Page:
Conventional wisdom in Washington ignores the degree to which shortsighted U.S. policies are pushing Russia and China closer together. Now would be a good time for U.S. policymakers to rethink a policy that antagonizes both of the United States’ principal geopolitical rivals and to think more creatively about how to manage a new era of increased competition among great powers.
Moscow is realizing that even if Trump survives the many scandals that surround him, he won’t be able to deliver major improvements in U.S.-Russian ties.
Vladimir Putin is widely viewed as the winner of the Helsinki summit. But reality may be more complicated. Despite optics in Putin’s favor, the Russian government is unsure how to further relate to Trump: should it view him as a full-fledged partner who can normalize relations between Russia and the United States, or should it use him as a tool for disrupting U.S. foreign policy?
Having publicly entered internal U.S. politics, Russia must be prepared for various unpleasant surprises.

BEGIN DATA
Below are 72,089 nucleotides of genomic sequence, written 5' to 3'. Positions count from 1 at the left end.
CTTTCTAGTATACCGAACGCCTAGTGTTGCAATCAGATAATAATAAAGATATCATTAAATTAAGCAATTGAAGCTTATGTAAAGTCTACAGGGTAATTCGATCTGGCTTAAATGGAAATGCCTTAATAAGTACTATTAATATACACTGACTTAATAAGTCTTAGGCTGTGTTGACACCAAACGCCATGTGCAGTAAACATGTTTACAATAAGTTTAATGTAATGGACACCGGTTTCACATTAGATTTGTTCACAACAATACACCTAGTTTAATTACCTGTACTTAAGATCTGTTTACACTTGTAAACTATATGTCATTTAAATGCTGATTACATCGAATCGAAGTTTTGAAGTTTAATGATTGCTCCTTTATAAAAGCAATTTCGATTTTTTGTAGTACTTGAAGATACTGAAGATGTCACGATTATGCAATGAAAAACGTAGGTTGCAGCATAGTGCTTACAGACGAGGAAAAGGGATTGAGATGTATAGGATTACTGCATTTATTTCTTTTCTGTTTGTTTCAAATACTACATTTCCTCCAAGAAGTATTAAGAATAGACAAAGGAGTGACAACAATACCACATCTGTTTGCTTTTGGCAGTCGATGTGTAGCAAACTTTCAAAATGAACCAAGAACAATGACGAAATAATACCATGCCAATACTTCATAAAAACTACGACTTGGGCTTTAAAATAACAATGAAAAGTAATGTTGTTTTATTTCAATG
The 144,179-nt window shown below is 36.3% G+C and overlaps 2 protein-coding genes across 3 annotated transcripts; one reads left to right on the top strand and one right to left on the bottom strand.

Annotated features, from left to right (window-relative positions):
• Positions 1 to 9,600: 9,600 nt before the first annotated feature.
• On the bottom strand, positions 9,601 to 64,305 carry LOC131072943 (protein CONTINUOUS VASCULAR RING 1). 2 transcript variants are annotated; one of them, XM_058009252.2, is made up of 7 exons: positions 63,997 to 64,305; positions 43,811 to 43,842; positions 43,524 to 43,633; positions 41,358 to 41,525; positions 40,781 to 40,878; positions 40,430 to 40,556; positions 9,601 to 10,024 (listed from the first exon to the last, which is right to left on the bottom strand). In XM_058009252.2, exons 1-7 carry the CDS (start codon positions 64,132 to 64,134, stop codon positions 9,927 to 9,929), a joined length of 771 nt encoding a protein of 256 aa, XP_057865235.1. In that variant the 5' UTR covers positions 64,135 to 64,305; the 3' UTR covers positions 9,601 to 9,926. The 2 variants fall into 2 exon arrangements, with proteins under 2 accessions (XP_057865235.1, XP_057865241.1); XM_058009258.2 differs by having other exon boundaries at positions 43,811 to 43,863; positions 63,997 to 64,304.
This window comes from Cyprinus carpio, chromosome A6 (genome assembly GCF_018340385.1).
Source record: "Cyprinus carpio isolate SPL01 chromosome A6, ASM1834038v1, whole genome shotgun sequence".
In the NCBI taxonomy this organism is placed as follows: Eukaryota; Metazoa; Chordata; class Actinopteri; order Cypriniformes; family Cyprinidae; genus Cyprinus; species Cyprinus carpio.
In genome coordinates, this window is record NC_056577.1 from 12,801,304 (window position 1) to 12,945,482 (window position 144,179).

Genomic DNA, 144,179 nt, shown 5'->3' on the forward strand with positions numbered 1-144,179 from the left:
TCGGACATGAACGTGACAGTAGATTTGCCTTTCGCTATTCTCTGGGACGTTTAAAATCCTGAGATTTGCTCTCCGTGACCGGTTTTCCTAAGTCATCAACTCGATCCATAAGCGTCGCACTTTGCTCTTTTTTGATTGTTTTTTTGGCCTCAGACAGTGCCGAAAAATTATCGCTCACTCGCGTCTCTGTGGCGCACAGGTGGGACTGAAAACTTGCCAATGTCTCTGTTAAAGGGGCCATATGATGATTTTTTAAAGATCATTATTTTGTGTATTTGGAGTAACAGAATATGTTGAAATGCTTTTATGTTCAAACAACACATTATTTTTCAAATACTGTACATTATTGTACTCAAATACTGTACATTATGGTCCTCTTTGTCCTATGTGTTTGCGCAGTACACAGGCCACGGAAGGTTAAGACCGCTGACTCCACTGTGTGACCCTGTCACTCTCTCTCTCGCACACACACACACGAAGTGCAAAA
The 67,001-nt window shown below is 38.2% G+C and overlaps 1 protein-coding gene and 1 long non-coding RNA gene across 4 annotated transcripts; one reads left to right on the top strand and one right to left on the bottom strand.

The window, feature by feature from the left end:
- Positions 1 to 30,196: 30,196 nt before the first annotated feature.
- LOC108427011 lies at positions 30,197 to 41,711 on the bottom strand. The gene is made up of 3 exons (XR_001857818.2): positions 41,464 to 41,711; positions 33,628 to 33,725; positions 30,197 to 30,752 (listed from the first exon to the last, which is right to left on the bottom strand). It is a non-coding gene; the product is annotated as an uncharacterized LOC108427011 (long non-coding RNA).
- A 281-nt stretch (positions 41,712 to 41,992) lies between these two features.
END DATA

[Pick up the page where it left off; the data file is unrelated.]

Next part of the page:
The first détente in the hybrid war between Russia and the West was nipped in the bud by Trump’s behavior and the vehemence of his domestic critics. So be it.
Vladimir Putin achieved his goal of embarrassing the United States. But Russians are already bracing for the backlash.
Any agreement that results in rapprochement with the West may provide some economic growth from sanctions relief, but it may also shift balance of power within the Russian political establishment from the powerful hawks to the system’s liberals.
As Trump prepares to meet Vladimir Putin, there is no sign that he has absorbed the lessons of multiple rounds of Western sanctions against Russia since 2014.
The Kremlin is seeking ways of de-escalating tensions with the West without making major concessions. It sees the isolationist unpredictable Trump as a partner in this endeavor.
Helsinki will mark the first détente in the four-year-old Hybrid War between Russia and the United States. But there will be no major breakthrough. President Putin regards a meeting with the U.S. president not as a reward but as a resumption of normal business.